There is one last item that still gnaws at me after almost 20 years. Did I ever mention I have elephant-like tendencies? They never forget, either.
Flash back 20 years ago, when I was new to the antiques and collectibles business and living in Franklin, Tenn., a small town that bills itself as the antiques capital of the South. Living up to all this hype, several antiques malls did a brisk business. One was within walking distance of our first Civil War shop.
I’d go in and peruse the aisles, trying to glean an education. Back then there was no Internet, just lots of books and the brains of honest antiques dealers to pick.
Then, as now, antique silver always catches my eye. This piece was different, however. A fruit bowl with a modern look, dating maybe from the 1950s or 1960s. For some strange reason, it reminded me of the teak Danish furniture that had been all the rage while I was growing up.
Intrigued, I checked for hallmarks. Yes, it was sterling but had an unfamiliar maker’s mark. Still, something about this bowl stood out. The lines were sleek, the edges beveled, and it felt extremely balanced in my hand. Obviously, a well-made item and only $25.
Don’t get me wrong, $25 is a lot to spend on a mystery piece. I knew it was sterling silver but unlike today, silver was not a hot commodity in 1992.
I put it down, walked away, then turned around and picked it back up. That little voice inside my head said, “Buy it,” so I spent the remainder of the afternoon meandering through the mall’s aisles clutching the bowl to my chest.
Rounding the turn to the last few booths, a decision had to be made. The cashier’s desk was looming. Was I going to buy the bowl or not?
I ambled around some more and noticed a woman about 15 feet away. Didn’t I see her back in aisle three? In fact, haven’t I seen her on and off all afternoon?
It must just be a coincidence.
“Stop thinking like a paranoid, former city-living freak,” I chastised myself.
Returning to aisle one, I searched for the bowl’s original home, but couldn’t remember where I had first picked it up. I was so naïve back in those days, I didn’t realize antique mall items were tagged not only with the price, but the booth number as well. So I spent the better part of 15 minutes diligently trying to locate the correct table.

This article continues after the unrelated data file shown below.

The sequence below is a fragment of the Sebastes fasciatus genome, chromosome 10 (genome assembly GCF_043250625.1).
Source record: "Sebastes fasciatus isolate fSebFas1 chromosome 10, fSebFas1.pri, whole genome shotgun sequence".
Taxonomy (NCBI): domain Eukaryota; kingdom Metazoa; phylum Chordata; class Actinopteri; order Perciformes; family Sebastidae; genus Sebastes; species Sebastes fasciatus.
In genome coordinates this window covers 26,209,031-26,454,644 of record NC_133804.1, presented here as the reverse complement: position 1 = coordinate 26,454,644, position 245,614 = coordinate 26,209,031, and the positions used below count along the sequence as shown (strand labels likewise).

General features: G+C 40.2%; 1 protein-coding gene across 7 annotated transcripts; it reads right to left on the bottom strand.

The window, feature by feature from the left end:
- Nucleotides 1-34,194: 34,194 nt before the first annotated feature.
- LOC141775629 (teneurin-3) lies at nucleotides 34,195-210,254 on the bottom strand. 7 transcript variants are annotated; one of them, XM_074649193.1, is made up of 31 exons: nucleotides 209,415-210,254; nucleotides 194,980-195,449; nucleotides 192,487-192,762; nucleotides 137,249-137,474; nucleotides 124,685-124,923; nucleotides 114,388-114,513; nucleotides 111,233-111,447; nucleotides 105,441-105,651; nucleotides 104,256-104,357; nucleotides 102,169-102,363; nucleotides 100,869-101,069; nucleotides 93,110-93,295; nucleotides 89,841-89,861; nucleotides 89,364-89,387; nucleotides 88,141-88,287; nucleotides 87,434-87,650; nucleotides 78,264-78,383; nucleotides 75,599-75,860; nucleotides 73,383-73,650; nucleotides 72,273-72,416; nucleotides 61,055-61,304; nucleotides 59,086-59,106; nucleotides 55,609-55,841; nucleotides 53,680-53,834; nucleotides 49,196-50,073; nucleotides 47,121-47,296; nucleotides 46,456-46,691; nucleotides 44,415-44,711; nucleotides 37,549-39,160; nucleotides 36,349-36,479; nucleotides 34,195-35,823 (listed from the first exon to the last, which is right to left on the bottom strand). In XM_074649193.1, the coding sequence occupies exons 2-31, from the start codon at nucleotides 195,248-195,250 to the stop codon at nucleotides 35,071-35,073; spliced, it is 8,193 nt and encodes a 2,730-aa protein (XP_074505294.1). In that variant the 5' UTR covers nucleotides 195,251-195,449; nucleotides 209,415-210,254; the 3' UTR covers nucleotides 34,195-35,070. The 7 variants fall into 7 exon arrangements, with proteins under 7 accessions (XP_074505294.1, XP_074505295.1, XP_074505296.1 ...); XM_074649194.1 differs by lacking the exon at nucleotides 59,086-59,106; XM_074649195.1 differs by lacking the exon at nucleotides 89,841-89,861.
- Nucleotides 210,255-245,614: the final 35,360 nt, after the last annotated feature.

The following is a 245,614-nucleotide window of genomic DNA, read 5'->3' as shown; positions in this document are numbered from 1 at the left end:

As I put the bowl in its rightful place, I glanced up. There she was again lurking, definitely. More like hovering, now less than two booths away. I reflexively clutched my purse a tad closer to my body.
Walking away, regret washed over me. Had I made the conscious decision to pass on the bowl? Maybe the lurker had diverted my attention, rendering me incapable of making a purchasing decision.
Yes, that must be the case. She’s the reason I put it down. She distracted me.
I did mention the paranoia, right?
Emotion overruled reason; I had to have that bowl. So I reversed direction, virtually sprinting back to the table. And guess what? That’s right, the bowl was gone.
And guess who was standing at the cashier’s desk, silver bowl in one hand, and a credit card in the other? That’s right, the lurker.
Apparently, she had the expertise to spot an original Georg Jensen and I did not, at least not then. I do now. The mall’s cashier jabbered for what seemed an eternity after the lurker left, saying what a great deal that bowl was at $25, being a vintage Georg Jensen and all.
Sometimes, however, luck does find me. I was having an unsuccessful and frustrating foray at Nashville’s monthly flea market a few months after the “bowl episode,” when I spied a cigar box filled with “costume” jewelry sitting unobtrusively on a table near the exit. I rummaged for a bit and removed a tagged, “silver ring with blue stones.”
I paused. One thing I knew was silver and this ring felt awfully heavy for that. And those blue oval cut stones sparkled and matched perfectly. I looked inside the band for markings.
“How much,” I asked, trying to act cool and not hyperventilate at the same time.
“Thirty dollars,” the toothless old man replied.
“Sold,” I said, whipping out my wallet.
The “silver” was actually platinum and those “blue stones” wound up being Ceylon sapphires.
I still have that ring. It doesn’t fit me but I don’t care, because it almost but not quite takes the sting out of losing that Georg Jensen, eases the boredom as I listen to my husband tell, yet again, the story of the lost satinwood bookcases, and cools the burning gall in my gut when I remember there’s a dealer somewhere who believes I’m too broke to buy her bloody tea caddy.